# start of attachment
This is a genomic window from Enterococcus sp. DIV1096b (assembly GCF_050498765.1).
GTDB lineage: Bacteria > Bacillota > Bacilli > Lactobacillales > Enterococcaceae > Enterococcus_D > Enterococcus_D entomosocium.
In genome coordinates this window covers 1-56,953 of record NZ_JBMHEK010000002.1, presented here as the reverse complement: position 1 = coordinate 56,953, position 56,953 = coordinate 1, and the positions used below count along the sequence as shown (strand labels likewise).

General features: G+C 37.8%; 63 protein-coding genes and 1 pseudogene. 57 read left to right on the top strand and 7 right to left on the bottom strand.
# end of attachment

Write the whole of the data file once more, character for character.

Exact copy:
This is a genomic window from Enterococcus sp. DIV1096b (assembly GCF_050498765.1).
GTDB lineage: Bacteria > Bacillota > Bacilli > Lactobacillales > Enterococcaceae > Enterococcus_D > Enterococcus_D entomosocium.
In genome coordinates this window covers 1-56,953 of record NZ_JBMHEK010000002.1, presented here as the reverse complement: position 1 = coordinate 56,953, position 56,953 = coordinate 1, and the positions used below count along the sequence as shown (strand labels likewise).

General features: G+C 37.8%; 63 protein-coding genes and 1 pseudogene. 57 read left to right on the top strand and 7 right to left on the bottom strand.